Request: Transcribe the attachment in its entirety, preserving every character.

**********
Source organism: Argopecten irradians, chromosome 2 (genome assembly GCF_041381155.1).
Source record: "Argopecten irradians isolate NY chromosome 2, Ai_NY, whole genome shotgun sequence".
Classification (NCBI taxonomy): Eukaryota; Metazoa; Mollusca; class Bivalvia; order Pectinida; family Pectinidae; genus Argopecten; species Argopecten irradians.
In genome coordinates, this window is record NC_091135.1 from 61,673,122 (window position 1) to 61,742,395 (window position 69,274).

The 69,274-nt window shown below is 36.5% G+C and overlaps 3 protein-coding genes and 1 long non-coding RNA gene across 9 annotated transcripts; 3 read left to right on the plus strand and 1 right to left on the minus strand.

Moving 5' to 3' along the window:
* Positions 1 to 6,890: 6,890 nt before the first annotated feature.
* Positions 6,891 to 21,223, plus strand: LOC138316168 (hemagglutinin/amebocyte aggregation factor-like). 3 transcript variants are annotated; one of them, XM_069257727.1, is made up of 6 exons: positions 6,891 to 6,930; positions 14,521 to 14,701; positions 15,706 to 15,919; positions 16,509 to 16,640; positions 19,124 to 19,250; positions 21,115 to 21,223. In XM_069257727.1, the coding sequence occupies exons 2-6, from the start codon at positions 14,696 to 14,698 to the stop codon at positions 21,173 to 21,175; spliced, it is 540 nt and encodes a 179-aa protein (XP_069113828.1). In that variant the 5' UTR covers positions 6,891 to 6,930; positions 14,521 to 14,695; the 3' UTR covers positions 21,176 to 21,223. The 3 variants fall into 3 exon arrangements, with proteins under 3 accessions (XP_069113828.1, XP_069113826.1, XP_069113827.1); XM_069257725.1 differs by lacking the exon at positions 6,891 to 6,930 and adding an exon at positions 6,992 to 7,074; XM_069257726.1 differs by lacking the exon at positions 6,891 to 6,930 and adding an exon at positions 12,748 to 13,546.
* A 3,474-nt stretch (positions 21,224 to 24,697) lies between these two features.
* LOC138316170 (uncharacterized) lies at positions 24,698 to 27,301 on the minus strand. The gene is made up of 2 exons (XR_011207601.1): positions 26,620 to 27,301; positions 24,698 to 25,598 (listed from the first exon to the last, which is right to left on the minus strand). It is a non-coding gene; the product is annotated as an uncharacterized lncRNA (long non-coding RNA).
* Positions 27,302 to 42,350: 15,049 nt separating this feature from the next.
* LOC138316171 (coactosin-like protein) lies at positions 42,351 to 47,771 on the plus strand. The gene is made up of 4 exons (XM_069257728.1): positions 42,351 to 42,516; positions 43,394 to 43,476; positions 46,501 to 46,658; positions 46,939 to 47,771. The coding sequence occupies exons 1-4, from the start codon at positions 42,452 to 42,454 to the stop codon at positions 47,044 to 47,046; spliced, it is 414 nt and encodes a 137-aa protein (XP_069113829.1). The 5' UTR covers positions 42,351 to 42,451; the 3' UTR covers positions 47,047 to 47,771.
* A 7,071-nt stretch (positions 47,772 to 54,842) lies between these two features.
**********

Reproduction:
Source organism: Argopecten irradians, chromosome 2 (genome assembly GCF_041381155.1).
Source record: "Argopecten irradians isolate NY chromosome 2, Ai_NY, whole genome shotgun sequence".
Classification (NCBI taxonomy): Eukaryota; Metazoa; Mollusca; class Bivalvia; order Pectinida; family Pectinidae; genus Argopecten; species Argopecten irradians.
In genome coordinates, this window is record NC_091135.1 from 61,673,122 (window position 1) to 61,742,395 (window position 69,274).

The 69,274-nt window shown below is 36.5% G+C and overlaps 3 protein-coding genes and 1 long non-coding RNA gene across 9 annotated transcripts; 3 read left to right on the plus strand and 1 right to left on the minus strand.

Moving 5' to 3' along the window:
* Positions 1 to 6,890: 6,890 nt before the first annotated feature.
* Positions 6,891 to 21,223, plus strand: LOC138316168 (hemagglutinin/amebocyte aggregation factor-like). 3 transcript variants are annotated; one of them, XM_069257727.1, is made up of 6 exons: positions 6,891 to 6,930; positions 14,521 to 14,701; positions 15,706 to 15,919; positions 16,509 to 16,640; positions 19,124 to 19,250; positions 21,115 to 21,223. In XM_069257727.1, the coding sequence occupies exons 2-6, from the start codon at positions 14,696 to 14,698 to the stop codon at positions 21,173 to 21,175; spliced, it is 540 nt and encodes a 179-aa protein (XP_069113828.1). In that variant the 5' UTR covers positions 6,891 to 6,930; positions 14,521 to 14,695; the 3' UTR covers positions 21,176 to 21,223. The 3 variants fall into 3 exon arrangements, with proteins under 3 accessions (XP_069113828.1, XP_069113826.1, XP_069113827.1); XM_069257725.1 differs by lacking the exon at positions 6,891 to 6,930 and adding an exon at positions 6,992 to 7,074; XM_069257726.1 differs by lacking the exon at positions 6,891 to 6,930 and adding an exon at positions 12,748 to 13,546.
* A 3,474-nt stretch (positions 21,224 to 24,697) lies between these two features.
* LOC138316170 (uncharacterized) lies at positions 24,698 to 27,301 on the minus strand. The gene is made up of 2 exons (XR_011207601.1): positions 26,620 to 27,301; positions 24,698 to 25,598 (listed from the first exon to the last, which is right to left on the minus strand). It is a non-coding gene; the product is annotated as an uncharacterized lncRNA (long non-coding RNA).
* Positions 27,302 to 42,350: 15,049 nt separating this feature from the next.
* LOC138316171 (coactosin-like protein) lies at positions 42,351 to 47,771 on the plus strand. The gene is made up of 4 exons (XM_069257728.1): positions 42,351 to 42,516; positions 43,394 to 43,476; positions 46,501 to 46,658; positions 46,939 to 47,771. The coding sequence occupies exons 1-4, from the start codon at positions 42,452 to 42,454 to the stop codon at positions 47,044 to 47,046; spliced, it is 414 nt and encodes a 137-aa protein (XP_069113829.1). The 5' UTR covers positions 42,351 to 42,451; the 3' UTR covers positions 47,047 to 47,771.
* A 7,071-nt stretch (positions 47,772 to 54,842) lies between these two features.